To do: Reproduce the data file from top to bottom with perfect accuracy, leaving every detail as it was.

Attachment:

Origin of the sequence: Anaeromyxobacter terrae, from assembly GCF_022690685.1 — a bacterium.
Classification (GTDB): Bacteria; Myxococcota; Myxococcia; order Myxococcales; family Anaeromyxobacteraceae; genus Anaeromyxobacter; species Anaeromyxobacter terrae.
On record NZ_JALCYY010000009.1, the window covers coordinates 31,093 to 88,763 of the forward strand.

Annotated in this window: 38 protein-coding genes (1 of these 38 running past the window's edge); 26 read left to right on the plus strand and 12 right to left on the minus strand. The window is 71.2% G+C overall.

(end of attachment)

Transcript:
Origin of the sequence: Anaeromyxobacter terrae, from assembly GCF_022690685.1 — a bacterium.
Classification (GTDB): Bacteria; Myxococcota; Myxococcia; order Myxococcales; family Anaeromyxobacteraceae; genus Anaeromyxobacter; species Anaeromyxobacter terrae.
On record NZ_JALCYY010000009.1, the window covers coordinates 31,093 to 88,763 of the forward strand.

Annotated in this window: 38 protein-coding genes (1 of these 38 running past the window's edge); 26 read left to right on the plus strand and 12 right to left on the minus strand. The window is 71.2% G+C overall.